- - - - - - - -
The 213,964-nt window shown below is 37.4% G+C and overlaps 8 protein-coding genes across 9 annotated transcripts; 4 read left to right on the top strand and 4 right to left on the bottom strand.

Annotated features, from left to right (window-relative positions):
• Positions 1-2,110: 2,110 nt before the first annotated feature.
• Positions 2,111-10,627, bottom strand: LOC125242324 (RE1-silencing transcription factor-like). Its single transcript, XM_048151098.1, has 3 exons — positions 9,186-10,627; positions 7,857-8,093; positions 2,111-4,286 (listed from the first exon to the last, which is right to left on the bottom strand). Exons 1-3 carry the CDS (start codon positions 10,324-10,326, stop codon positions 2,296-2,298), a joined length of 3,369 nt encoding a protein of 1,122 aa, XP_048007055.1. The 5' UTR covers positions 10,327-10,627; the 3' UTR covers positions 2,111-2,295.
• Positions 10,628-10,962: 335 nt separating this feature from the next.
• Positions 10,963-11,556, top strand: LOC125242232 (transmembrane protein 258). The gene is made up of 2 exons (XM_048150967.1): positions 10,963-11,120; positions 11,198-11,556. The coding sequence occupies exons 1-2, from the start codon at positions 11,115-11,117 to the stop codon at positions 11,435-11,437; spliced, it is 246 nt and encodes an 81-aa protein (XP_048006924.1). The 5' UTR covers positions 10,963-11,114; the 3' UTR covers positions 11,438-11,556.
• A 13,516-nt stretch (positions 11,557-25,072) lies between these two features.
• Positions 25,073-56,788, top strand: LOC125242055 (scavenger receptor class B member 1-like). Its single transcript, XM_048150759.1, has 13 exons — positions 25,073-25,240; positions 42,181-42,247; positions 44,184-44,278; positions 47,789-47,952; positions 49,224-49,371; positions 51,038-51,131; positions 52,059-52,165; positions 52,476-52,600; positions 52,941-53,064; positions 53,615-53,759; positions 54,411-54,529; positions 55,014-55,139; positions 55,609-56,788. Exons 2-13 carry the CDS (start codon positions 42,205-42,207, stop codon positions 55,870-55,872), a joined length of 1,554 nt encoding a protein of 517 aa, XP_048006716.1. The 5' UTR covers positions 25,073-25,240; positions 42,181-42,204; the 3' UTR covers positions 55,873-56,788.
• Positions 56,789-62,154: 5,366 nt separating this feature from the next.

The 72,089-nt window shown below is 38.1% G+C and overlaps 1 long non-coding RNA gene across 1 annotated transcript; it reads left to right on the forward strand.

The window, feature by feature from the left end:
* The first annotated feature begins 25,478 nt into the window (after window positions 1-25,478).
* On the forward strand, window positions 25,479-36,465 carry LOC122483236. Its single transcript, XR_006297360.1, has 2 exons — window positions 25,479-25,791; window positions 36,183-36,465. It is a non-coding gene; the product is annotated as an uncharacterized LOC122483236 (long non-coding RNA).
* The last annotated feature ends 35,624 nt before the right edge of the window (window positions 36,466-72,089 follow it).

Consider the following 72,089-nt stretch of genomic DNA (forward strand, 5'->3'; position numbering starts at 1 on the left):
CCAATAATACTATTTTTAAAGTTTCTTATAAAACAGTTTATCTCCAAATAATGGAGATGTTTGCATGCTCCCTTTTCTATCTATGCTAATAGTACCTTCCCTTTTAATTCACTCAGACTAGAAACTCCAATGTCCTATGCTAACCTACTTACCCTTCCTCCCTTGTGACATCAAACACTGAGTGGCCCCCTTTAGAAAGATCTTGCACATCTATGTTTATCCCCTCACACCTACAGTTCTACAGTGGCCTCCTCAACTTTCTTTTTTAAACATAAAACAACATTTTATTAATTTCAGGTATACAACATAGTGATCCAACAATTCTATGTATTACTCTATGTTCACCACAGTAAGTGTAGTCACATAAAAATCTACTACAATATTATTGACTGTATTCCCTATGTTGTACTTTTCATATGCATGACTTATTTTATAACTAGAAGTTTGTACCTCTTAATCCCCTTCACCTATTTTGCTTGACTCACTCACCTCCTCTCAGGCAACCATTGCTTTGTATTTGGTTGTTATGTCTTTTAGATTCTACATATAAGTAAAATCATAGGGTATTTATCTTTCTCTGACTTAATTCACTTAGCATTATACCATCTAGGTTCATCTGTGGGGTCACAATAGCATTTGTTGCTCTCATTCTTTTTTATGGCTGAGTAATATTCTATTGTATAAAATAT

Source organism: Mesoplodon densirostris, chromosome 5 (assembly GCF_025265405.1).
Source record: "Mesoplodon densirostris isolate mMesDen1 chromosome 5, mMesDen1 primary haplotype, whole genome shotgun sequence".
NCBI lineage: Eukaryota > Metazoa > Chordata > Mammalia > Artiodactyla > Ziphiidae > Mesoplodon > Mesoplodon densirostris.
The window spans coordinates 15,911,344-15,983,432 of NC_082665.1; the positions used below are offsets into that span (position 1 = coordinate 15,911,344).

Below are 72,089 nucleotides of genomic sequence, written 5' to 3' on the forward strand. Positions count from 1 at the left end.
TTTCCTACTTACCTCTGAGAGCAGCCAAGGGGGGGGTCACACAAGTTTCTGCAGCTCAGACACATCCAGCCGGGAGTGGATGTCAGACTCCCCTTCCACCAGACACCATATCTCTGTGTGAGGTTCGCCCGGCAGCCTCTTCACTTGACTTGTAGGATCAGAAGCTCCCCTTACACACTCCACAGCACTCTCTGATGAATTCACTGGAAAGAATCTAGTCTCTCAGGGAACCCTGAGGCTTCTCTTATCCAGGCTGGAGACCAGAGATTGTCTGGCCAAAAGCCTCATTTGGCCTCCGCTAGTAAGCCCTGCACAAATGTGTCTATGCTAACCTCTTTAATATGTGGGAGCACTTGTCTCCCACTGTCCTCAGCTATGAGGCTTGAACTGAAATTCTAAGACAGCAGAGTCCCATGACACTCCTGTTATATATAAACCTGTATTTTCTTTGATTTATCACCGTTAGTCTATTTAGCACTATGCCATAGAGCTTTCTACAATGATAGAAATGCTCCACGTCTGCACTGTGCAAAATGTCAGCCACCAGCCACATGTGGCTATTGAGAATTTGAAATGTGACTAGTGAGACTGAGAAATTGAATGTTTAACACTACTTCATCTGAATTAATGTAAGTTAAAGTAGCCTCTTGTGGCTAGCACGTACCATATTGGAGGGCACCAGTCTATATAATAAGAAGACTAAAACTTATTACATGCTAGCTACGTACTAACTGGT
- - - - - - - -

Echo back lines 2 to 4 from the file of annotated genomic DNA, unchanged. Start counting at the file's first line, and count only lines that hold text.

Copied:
Annotated features, from left to right (window-relative positions):
• Positions 1-2,110: 2,110 nt before the first annotated feature.
• Positions 2,111-10,627, bottom strand: LOC125242324 (RE1-silencing transcription factor-like). Its single transcript, XM_048151098.1, has 3 exons — positions 9,186-10,627; positions 7,857-8,093; positions 2,111-4,286 (listed from the first exon to the last, which is right to left on the bottom strand). Exons 1-3 carry the CDS (start codon positions 10,324-10,326, stop codon positions 2,296-2,298), a joined length of 3,369 nt encoding a protein of 1,122 aa, XP_048007055.1. The 5' UTR covers positions 10,327-10,627; the 3' UTR covers positions 2,111-2,295.